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Hall v. Heavey

Decided: August 22, 1984.


On appeal from the Superior Court of New Jersey, Law Division, Essex County.

Botter, Pressler and O'Brien. The opinion of the court was delivered by Botter, P.J.A.D.


At trial, at the close of plaintiff's proofs, the trial judge dismissed plaintiff's action on defendants' motion. R. 4:37-2(b). Plaintiff's complaint asserted claims for defamation, invasion of privacy, and assault. The case was tried as if it included a count for false imprisonment, and that claim was also dismissed. This appeal followed, and we now reverse the dismissal of the defamation count but affirm the dismissal of the other claims.

Plaintiff, a long time resident of Montclair, testified that she regularly shopped at an Acme supermarket in Clifton. The store was operated by defendant Acme Markets, Inc. On September 3, 1981 plaintiff went there to buy two gallon bottles of spring water on sale. She was accompanied by her friend Ivy Cruickshank. Plaintiff asked Ivy to get the water while she waited in the car and she gave Ivy $1.10 for the purchase. Ivy came back and said she did not see any bottles of water in the store. Plaintiff and Ivy then returned to the store to look for the water. When they arrived at the location where the bottled water was kept they found none there. They left the store, without making any purchase, by walking through the aisle of a closed check-out booth. Plaintiff was carrying a pocketbook at the time.

Testimony of defendant John Heavey given in depositions was introduced by plaintiff. Heavey was the grocery manager and was in charge of the store on September 3, 1981. According

to Heavey's testimony, a cashier reported to him that a woman had pushed aside a candy rack, passed a register, and walked out of the store. Heavey asked if the cashier had seen the woman take anything and he replied that he did not, but that she was carrying a large bag. Heavey said there was nothing they could do, but he asked to be notified if the woman returned. Shortly thereafter the cashier told Heavey that the woman returned and that another woman was with her on the far side of the store in aisle #1. Heavey walked toward the aisle and saw plaintiff and Ivy coming out of the aisle. He observed them walk "through the check-outs and outside the store." Heavey followed them. Ivy entered a car and plaintiff was getting into the driver's seat when Heavey confronted her.

Ivy and plaintiff testified that there were people in the parking area when Heavey approached plaintiff. According to Ivy, Heavey said to plaintiff, "Open your pocketbook, open your pocketbook, I saw you take it." Plaintiff testified that Heavey said, "I saw you; I saw you take it off the shelf." She said he was screaming at her and she heard someone in the crowd say, "She stole something from the store." Although she first said Heavey "snatched" her pocketbook from her, when confronted with her prior testimony in depositions when she had testified that she gave her pocketbook to him, she said on cross-examination, "I gave it to him but he snatched it." She testified further, "I handed the bag to him and he snatched it out of my hands. So I gave it to him. I didn't wrestle for it." She also testified that Heavey never touched her.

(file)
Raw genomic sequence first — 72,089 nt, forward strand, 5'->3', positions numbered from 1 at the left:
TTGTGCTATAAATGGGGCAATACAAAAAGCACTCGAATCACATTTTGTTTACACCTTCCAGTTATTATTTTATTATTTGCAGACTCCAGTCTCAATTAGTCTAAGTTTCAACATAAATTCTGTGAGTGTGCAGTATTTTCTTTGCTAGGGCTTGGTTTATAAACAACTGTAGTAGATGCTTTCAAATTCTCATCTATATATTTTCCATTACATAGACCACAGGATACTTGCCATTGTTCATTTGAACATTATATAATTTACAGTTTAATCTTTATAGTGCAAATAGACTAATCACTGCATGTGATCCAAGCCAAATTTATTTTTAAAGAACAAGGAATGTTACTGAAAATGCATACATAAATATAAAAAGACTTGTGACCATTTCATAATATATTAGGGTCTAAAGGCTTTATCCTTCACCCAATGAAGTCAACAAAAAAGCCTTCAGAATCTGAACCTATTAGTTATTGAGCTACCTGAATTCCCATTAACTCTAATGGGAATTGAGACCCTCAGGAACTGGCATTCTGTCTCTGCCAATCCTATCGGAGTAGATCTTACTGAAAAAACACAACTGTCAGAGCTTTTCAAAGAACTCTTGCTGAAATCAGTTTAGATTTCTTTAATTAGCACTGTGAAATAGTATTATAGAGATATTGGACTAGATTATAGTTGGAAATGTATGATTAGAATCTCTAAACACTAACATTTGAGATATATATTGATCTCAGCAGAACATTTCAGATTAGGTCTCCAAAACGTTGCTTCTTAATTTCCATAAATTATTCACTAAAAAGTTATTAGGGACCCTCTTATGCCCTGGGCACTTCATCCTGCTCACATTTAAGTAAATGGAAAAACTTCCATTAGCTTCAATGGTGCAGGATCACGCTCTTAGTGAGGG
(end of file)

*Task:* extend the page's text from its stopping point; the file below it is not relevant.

In his deposition Heavey testified that he did not see the two women take anything from the store, nor did the cashier report that they had done so. He testified that he approached plaintiff and asked her if he "might look inside her pocketbook." He testified that he thought something may have been taken and he felt that he could ask plaintiff if she would open her pocketbook so that he could look into it. He denied accusing or indicating to plaintiff that he thought that she had taken anything, but he was looking for merchandise that may have

been taken from the store. Heavey found no merchandise in the purse and returned it to plaintiff. He made a note of the license plate on plaintiff's car and then returned to the store. According to plaintiff, Heavey was wearing an Acme uniform at the time.

Plaintiff then went back into the store to speak with Heavey. She said that she asked him to show her what she had taken from the store and he said in a nasty way, "I'm sorry." She said she asked for his name and the manager's name but he refused to give her that information.

Plaintiff claimed that she was slandered by Heavey in that he had, in effect, called her a thief in the presence of other people. She said she felt humiliated and hurt. However, no special damages were proved. The trial judge ruled that an imputation of shoplifting does not constitute slander per se because shoplifting is a disorderly persons offense and not an indictable crime. N.J.S.A. 2C:20-11(c); see N.J.S.A. 2C:1-4(a) and (b). Therefore, he ruled that without special damages plaintiff had not proved an actionable claim for defamation. Reliance was placed on Sokolay v. Edlin, 65 N.J. Super. 112, 121, (App.Div.1961), in which the court said: "One who falsely, and without privilege to do so, publishes a slander which imputes to ...

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